(Editor’s note: Over the next few weeks, you’ll see some new voices joining us here at Soul Sides. Today is the debut of Dave Ma, who runs his own outstanding music blog, Nerdtorious, and he’s offering his take on the new 2-CD anthology chronicling the best of the Perception/Today catalog. –O.W.)

Dizzy Gillespie: Matrix
From The Best of Perception & Today Records (BBE, 2012)

The new anthology, The Best of Perception & Today Records, opens with Dizzie Gillespie’s “Matrix”, a song penned by Gillespie’s pianist, Mike Longo. Gillespie’s rendering is harder, funkier than Longo’s original and that may be why artists like the Beatnuts and others lifted it as sample fodder. It’s also likely the only Gillespie song to ever anchor a Gap ad.

The compilation — released by BBE and compiled by DJ Spinna — isn’t just recognizable samples however; it covers the short but expansive history of Perception Productions, who, along with its subsidiary Today, ran for a mere five years as the ‘60s entered the ‘70s yet supported an impressive hodgepodge of acts in such a short run. Along the way, they captured both marquee names in the twilight of their craft and young, bold musicians who’d forge full careers thereafter. Giants like Gillespie and Astrud Gilberto certainly added acclaim but also added equally big recordings; Gilberto’s revered “Gingele” is an obvious standout as is the fluttering, mid-tempo funk number, “Alligator” where we hear Gillespie in a rare, contemporary setting.

Astrud Gilberto: Gingele
From The Best of Perception & Today Records (BBE, 2012)

Having towering figures aboard were surely something of a coup but small acts recruited for ‘one-off’ releases were equally exuberant. Wanda Robinson, a Baltimore-based poet recorded for the label in which “Instant Replay” and “A Possibility (Back Home)” are included. “Find The One Who Loves You” by the Eight Minutes, a group aiming to ape the sound and success of the Jackson 5 ultimately made slower, intimate songs as the label tried cornering markets other than jazz. Pop singer Bobby Rydell’s “Honey Buns” is a bright spot and apparently unlike any of Rydell’s previous work. Swooping, stabbing strings on “I Keep Asking You Questions” by Black Ivory, a group fronted by a young Leroy Burgess, lend their own take on the emerging Philadelphia Sound.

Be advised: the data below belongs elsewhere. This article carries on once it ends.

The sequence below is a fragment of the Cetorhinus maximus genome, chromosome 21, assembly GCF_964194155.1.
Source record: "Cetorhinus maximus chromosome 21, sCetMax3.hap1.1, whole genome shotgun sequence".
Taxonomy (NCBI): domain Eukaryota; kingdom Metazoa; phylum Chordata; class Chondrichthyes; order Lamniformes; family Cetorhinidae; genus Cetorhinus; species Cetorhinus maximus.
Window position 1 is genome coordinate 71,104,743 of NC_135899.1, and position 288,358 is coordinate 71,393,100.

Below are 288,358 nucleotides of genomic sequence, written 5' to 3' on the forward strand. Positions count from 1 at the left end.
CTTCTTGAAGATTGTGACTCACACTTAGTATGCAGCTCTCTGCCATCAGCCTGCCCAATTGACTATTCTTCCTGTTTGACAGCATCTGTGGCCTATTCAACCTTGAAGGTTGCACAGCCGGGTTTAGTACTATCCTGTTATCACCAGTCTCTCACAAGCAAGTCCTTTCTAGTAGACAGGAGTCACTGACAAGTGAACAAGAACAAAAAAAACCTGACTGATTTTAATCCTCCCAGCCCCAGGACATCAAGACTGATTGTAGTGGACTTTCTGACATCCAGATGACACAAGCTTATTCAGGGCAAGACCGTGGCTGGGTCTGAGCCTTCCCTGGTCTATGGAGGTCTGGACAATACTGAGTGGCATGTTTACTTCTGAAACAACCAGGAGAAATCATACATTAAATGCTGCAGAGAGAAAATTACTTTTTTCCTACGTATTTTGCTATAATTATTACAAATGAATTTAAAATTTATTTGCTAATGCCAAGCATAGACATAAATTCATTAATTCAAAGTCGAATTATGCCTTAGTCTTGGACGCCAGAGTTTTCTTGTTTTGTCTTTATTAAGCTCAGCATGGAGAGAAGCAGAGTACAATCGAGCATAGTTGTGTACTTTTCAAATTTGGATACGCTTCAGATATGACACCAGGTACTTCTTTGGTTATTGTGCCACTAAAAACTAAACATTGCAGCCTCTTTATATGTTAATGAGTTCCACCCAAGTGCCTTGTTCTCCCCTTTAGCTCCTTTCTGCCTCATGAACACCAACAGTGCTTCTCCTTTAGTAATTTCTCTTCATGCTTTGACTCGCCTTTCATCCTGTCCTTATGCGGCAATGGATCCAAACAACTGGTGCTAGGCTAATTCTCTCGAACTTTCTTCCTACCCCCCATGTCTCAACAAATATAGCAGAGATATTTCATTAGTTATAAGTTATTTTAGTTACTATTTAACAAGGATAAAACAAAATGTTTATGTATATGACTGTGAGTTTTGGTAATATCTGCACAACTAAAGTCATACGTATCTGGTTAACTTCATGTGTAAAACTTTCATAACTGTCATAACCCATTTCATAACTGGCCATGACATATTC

Bobby Rydell: Honey Buns
From The Best of Perception & Today Records (BBE, 2012)

More great moments are peppered throughout. Julius Brockington’s version of “Rock Steady” by Aretha Franklin is a surprise and one of the comp’s strongest cuts. The signing of Bill Curtis, legendary drummer for the Fatback Band, adds “Dance Girl” and “Nijia (Nija) Walk” to the selections. Others like Debbie Taylor’s “Too Bad To Tell”, Tyrone Washington’s “Submission”, and James Moody’s “Heritage Hum” round out the already stout release.

Tyrone Washington: Submission
From The Best of Perception & Today Records (BBE, 2012)

With jazz, soul, and funk (and overlaps of the three) coming from such a diverse cast, it’s hard to tell you’re essentially hearing a jazz label adapt to shifting musical trends. Later releases stubbornly held on with undercurrents of jazz but the majority of the songs defined its makers and certainly are some of the finest of its era.

–Dave Ma of Nerdtorious

  1. It’s crazy how many groups took horn licks off this one song.